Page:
Proofreading checklist for any essay.
An acronym for ACRONYM
H.W. Fowler on writing clearly and simply.
chattyclarissa asked: Hi! I enjoy your blog! I have a question for you. Which of the following is correct: "They balance a basket on their heads" or "They balance a basket on their head"?? And can you please explain the correct answer? Thank you!!
Great question. And the problem is there’s no easy way to look it up online.
The answer is that either way is fine grammatically, but neither is without problems and potential misunderstanding.
If you say “their head” it can sound like the whole group has a single head.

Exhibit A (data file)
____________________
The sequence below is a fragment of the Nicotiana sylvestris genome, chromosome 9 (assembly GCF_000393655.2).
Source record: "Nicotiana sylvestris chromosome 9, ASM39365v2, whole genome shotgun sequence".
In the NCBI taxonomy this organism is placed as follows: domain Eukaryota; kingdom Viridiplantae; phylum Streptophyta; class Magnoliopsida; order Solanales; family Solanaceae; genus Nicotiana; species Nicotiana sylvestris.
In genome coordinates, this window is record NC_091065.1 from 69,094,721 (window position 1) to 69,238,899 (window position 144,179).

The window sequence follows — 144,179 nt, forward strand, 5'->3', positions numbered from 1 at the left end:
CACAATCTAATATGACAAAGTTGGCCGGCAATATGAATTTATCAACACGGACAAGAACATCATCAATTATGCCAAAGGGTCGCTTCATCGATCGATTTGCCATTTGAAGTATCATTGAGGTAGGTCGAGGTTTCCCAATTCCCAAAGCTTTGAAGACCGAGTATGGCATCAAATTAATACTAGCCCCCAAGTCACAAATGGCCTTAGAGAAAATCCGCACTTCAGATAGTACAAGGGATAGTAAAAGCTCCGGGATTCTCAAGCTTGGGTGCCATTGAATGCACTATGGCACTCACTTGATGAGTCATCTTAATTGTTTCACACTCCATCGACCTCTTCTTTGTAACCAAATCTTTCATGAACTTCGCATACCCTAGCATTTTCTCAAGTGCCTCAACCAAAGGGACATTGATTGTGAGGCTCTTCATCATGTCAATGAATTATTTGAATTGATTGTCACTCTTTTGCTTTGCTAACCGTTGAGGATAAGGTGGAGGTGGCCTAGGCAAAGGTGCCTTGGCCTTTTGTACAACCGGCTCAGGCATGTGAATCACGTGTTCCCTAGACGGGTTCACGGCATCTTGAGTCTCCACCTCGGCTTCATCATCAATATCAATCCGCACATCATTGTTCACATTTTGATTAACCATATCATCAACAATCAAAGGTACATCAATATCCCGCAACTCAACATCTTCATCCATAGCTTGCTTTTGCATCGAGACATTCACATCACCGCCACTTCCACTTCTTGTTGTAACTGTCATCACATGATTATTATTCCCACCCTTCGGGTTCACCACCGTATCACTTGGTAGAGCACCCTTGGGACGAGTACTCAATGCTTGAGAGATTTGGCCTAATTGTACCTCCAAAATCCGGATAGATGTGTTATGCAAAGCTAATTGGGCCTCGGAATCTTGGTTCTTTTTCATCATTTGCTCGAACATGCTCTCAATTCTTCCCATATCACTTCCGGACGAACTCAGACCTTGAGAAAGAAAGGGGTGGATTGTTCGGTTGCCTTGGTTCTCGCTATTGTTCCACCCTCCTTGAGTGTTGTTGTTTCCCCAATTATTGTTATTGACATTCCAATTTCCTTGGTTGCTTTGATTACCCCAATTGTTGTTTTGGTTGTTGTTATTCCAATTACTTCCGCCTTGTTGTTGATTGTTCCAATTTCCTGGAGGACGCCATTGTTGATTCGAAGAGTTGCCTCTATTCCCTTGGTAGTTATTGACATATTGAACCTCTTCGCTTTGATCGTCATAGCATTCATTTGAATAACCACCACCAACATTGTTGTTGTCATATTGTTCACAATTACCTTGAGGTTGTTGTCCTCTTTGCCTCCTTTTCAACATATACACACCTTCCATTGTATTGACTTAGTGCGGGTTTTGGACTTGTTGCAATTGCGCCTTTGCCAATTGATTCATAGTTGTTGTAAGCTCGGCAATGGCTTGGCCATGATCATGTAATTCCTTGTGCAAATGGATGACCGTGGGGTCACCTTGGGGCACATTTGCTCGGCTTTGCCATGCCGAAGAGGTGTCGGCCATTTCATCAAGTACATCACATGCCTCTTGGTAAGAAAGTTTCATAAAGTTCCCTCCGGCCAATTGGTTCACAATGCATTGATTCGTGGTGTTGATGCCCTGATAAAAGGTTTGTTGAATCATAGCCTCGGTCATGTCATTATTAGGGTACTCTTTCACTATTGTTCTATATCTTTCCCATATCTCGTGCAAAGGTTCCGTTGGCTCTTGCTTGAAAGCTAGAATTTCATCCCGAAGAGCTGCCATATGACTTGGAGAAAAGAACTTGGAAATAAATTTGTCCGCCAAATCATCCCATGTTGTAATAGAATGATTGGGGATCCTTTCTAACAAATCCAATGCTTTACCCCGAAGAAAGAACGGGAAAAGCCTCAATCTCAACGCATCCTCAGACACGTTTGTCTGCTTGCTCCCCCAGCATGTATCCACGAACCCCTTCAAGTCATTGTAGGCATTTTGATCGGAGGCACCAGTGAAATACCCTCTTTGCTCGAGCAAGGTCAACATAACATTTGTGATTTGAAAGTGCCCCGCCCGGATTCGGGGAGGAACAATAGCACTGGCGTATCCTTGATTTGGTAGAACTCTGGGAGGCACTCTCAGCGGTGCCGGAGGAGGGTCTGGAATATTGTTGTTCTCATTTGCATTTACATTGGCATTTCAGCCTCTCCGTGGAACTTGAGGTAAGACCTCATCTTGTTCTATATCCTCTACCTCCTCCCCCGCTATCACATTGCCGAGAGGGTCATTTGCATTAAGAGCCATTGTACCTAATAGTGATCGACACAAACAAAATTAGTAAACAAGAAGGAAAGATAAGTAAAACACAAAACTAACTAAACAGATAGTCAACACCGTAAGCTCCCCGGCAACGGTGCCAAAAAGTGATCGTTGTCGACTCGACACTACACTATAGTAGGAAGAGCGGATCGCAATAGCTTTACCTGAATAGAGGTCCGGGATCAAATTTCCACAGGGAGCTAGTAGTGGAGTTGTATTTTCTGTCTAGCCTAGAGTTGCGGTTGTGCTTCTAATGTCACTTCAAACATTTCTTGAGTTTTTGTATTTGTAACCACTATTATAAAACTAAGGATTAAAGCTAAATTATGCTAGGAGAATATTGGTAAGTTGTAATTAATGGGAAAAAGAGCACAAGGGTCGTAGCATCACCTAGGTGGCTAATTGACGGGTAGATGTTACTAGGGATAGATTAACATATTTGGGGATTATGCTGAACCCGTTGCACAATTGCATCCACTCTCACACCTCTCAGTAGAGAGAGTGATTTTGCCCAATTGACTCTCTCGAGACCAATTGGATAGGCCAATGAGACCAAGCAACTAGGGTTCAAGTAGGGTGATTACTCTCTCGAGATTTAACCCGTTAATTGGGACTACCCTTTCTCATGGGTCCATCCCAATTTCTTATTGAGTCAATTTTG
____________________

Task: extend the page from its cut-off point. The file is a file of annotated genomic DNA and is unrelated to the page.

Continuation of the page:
But if you say “their heads” it can sound like each of them has more than one head.
The truth is, people will understand what you mean either way. You can just go with the one that feels best to you.
Of course, if you can find a different way of expressing this that avoids this singular/plural problem, do it. Maybe “Each balances a basket on his head”?
P.S. I’ve thought about this some more and I think I’d recommend either of the following:
“They balance baskets on their heads.” or
“Each balances a basket on his head.”
If you don’t like using the masculine “his” universally, you can replace it with “his or her” or even “their.”
I just thought that “a basket on their head/s” might sound like there’s one large basket balanced atop a group of heads.